Article Text


P06.14 The effect of sexual intercourse on vaginal colonisation with candida
  1. CJ Watson1,2,
  2. CK Fairley3,
  3. SM Garland4,
  4. S Myers5,
  5. M Pirotta1
  1. 1Department of General Practice, University of Melbourne, Melbourne
  2. 2Women’s Health Clinics, Royal Women’s Hospital, Melbourne
  3. 3School of Population Health, University of Melbourne; Melbourne Sexual Health Centre, Alfred Health, Melbourne
  4. 4Department Microbiology Infectious Diseases, Royal Women’s Hospital; Department of Obstetrics and Gynaecology University of Melbourne, Melbourne
  5. 5NatMed-Research, Southern Cross University, Lismore


Introduction Recurrent vulvovaginal candidiasis (RVVC) results in significant physical, financial and psychological sequelae for women, and many women report that VVC affects their intimate relationships. The aetiology of RVVC remains uncertain, and some studies suggest sexual intercourse may be responsible for transmission of Candida species. No publications have documented the affect of sexual intercourse on vaginal candida colonisation.

Methods Fifty nine participants who were culture positive for Candida spp. at screening took part in a randomised controlled trial investigating the effect of oral garlic and placebo on vaginal candidal colonisation. Participants self-collected daily vaginal swabs during the two weeks before menstruation. They kept a daily diary and recorded incidence of sexual intercourse and abnormal vaginal symptoms. Swabs were analysed for quantitative colony counts of candida before and after sexual intercourse.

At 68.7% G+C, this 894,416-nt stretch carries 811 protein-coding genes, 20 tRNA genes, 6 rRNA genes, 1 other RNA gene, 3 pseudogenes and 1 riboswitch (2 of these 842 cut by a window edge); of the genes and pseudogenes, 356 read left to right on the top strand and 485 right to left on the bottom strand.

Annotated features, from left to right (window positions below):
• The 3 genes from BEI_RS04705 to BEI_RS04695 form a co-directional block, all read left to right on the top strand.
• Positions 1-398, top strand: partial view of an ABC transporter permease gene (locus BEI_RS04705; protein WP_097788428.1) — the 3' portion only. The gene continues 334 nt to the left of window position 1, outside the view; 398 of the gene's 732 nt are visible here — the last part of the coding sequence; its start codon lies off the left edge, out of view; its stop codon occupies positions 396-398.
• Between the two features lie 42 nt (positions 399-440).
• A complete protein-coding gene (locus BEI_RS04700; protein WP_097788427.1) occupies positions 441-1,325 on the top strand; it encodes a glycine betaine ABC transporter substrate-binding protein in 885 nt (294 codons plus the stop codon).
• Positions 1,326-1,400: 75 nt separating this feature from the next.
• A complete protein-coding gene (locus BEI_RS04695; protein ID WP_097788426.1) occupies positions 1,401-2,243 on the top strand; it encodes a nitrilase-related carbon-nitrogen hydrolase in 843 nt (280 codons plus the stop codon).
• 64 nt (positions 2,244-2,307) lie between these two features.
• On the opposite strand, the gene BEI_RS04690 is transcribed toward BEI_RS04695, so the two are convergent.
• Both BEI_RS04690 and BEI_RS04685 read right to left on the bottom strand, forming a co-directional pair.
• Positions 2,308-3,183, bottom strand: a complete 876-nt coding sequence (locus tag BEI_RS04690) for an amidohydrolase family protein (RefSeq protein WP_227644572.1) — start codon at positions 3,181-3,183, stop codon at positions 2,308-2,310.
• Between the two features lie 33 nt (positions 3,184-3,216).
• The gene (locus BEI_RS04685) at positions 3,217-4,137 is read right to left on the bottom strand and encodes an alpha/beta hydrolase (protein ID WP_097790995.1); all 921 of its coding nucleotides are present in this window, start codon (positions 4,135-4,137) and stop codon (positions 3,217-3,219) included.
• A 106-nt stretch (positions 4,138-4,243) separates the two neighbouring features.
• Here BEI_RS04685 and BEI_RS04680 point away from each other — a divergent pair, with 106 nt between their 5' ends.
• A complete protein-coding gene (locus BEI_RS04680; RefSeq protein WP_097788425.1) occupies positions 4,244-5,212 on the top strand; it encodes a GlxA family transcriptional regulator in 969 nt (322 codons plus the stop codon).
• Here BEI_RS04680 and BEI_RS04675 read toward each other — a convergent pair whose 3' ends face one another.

Results There were 149 episodes of sexual intercourse in participants reporting sexual activity (n = 38) over the two week study period. Colonisation levels rose the day following sexual intercourse in 51 episodes, and fell in 56 episodes. In 42 episodes of sexual intercourse, the levels remained the same or women were culture negative on the day following and two days following sexual intercourse. On fifty occasions women had symptoms (itch, abnormal vaginal discharge) on the day of sexual intercourse, and 41 women reported abnormal symptoms two days after sexual intercourse. In 75 episodes, there were no abnormal symptoms the day of, or the day following sexual intercourse.

Conclusion In this study, sexual intercourse, colonisation levels and abnormal vaginal symptoms appeared to be unrelated. Further investigation is recommended into dyspareunia and abnormal vaginal symptoms following sexual intercourse experienced by women with RVVC.

Disclosure of interest statement No pharmaceutical grants were received in the development of this study.

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